Leonard Steinhorn, an American University professor and author of "The Greater Generation: In Defense of the Baby Boom Legacy," says the generation often wrongly maligned as latte-sipping Yuppies has transformed most of American society.As reported at a world gathering of statisticians in 2007, a Canadian researcher reached a similar conclusion about the likely change in definitions for retirement and noted a lack of statistics about this phenomenon (Bowlby, 2007):
He wrote that boomers have led or sustained most of "the great citizen movements that have advanced American values and freedoms -- the environmental movement, the consumer movement, the women's movement, the civil rights movement, the diversity movement, the human rights movement, the openness in government movement."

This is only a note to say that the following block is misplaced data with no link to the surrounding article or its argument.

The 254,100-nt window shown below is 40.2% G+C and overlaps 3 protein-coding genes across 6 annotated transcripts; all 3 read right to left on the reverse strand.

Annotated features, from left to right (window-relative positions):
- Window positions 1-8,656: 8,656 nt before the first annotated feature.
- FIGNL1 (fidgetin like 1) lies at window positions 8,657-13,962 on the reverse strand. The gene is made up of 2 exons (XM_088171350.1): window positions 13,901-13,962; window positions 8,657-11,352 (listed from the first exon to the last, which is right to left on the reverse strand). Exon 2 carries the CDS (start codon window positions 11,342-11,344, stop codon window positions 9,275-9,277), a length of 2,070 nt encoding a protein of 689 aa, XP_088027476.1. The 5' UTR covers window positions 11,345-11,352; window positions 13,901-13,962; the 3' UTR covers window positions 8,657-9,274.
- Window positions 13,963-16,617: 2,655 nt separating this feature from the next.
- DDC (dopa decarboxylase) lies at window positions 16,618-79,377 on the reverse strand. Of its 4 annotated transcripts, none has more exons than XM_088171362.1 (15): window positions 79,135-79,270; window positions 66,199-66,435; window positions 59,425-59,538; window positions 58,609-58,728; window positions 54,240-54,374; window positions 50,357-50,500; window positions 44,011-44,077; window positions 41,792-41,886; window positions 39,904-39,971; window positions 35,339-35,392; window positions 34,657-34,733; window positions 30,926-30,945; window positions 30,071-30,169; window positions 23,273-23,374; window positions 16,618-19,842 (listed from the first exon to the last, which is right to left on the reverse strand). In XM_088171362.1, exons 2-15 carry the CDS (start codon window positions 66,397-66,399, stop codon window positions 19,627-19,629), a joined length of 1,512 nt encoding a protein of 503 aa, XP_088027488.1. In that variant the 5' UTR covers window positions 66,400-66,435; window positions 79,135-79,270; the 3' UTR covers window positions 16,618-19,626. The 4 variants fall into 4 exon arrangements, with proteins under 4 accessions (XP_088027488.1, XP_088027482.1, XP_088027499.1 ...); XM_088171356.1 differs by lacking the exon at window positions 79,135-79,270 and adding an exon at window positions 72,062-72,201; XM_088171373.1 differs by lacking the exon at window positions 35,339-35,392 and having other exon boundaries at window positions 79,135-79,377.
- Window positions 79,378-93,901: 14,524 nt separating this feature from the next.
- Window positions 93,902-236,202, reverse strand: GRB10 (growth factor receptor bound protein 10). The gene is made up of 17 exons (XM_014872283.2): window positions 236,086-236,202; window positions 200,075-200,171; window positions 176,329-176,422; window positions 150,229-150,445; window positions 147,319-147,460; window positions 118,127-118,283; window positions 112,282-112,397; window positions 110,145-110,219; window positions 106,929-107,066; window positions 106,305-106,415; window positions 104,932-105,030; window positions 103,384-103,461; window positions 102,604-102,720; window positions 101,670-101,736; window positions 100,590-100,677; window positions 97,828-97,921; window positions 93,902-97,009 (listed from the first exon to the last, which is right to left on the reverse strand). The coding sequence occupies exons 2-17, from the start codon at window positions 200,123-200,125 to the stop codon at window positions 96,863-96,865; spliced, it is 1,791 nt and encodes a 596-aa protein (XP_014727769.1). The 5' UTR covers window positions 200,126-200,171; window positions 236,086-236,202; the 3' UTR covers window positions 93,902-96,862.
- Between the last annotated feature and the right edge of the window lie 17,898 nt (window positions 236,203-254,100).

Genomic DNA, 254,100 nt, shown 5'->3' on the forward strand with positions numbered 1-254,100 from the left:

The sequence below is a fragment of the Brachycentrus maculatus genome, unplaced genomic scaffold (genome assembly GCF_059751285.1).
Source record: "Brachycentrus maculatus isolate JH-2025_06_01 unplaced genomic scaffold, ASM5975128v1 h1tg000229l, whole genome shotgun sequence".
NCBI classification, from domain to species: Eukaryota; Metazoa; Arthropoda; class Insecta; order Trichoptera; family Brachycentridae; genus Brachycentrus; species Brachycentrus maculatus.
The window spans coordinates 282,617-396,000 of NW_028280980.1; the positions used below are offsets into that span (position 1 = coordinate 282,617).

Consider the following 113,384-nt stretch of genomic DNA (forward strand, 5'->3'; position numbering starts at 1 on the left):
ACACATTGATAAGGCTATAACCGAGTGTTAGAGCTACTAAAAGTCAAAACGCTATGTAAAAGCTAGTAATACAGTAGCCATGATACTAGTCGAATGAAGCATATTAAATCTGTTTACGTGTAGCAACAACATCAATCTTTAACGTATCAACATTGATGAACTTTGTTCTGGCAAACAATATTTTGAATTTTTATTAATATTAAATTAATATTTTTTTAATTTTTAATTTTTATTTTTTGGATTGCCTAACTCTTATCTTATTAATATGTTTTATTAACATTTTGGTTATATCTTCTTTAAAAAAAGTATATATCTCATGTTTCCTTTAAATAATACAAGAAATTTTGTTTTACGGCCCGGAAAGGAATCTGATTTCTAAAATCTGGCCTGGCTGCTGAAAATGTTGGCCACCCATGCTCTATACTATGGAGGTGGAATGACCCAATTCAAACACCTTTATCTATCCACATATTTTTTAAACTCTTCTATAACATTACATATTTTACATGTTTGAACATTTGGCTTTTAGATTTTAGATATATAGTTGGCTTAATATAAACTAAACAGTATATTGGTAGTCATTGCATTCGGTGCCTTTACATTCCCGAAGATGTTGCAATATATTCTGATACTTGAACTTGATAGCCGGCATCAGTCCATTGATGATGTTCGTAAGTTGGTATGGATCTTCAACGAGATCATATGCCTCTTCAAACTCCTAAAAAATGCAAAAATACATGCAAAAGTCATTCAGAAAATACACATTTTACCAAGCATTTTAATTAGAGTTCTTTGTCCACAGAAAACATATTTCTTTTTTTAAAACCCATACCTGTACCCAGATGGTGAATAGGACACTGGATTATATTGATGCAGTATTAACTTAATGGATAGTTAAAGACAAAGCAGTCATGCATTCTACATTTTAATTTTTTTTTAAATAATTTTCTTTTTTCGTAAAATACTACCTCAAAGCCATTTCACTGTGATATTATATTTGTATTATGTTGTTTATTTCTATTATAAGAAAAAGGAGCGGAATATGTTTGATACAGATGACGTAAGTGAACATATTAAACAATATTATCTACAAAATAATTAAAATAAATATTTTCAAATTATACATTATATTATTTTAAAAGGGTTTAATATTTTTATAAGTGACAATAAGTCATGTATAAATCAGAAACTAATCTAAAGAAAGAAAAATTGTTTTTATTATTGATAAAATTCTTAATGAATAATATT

He told AFP he expects this transformation to continue as boomers age. "It's not going to be a generation that's going to go off to the golf courses and do nothing."
Even though this wave [of boomers] will have significant labour market consequences over the next 20 years, no regular statistics are produced on the retired population.
There are some reasons for this. Only recently has the need for retirement data grown. Secondly, the concept of retirement is fuzzy, to say the least. Retirement can mean different things to different people, and measuring it is difficult for national statistical organizations. Having an international standard would assist in deciding what data or range of data should be produced.